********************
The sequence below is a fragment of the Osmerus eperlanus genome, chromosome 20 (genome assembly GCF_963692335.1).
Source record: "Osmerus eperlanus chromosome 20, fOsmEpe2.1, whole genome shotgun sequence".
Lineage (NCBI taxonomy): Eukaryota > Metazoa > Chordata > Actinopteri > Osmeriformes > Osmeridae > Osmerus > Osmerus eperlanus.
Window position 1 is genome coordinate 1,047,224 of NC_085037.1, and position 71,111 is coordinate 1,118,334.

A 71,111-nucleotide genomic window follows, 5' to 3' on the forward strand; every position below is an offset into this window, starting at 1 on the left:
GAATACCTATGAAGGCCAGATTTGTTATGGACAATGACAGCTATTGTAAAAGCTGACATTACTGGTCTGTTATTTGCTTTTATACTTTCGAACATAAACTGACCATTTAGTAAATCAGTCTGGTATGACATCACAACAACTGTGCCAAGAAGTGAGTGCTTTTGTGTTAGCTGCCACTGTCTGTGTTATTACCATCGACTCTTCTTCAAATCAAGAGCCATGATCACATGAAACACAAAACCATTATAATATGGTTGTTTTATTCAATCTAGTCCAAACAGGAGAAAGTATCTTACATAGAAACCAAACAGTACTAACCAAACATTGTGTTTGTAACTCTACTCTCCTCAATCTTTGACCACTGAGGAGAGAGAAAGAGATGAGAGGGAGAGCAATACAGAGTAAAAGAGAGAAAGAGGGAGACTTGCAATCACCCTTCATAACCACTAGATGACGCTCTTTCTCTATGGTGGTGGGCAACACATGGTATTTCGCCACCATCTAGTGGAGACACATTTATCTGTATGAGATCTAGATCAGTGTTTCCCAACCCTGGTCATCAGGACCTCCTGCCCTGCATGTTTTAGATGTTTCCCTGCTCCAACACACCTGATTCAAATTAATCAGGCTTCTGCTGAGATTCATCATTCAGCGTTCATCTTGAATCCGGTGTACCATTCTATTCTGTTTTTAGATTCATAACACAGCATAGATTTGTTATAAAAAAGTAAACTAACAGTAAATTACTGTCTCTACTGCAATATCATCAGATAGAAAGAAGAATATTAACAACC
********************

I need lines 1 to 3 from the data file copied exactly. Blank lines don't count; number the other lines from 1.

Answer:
The sequence below is a fragment of the Osmerus eperlanus genome, chromosome 20 (genome assembly GCF_963692335.1).
Source record: "Osmerus eperlanus chromosome 20, fOsmEpe2.1, whole genome shotgun sequence".
Lineage (NCBI taxonomy): Eukaryota > Metazoa > Chordata > Actinopteri > Osmeriformes > Osmeridae > Osmerus > Osmerus eperlanus.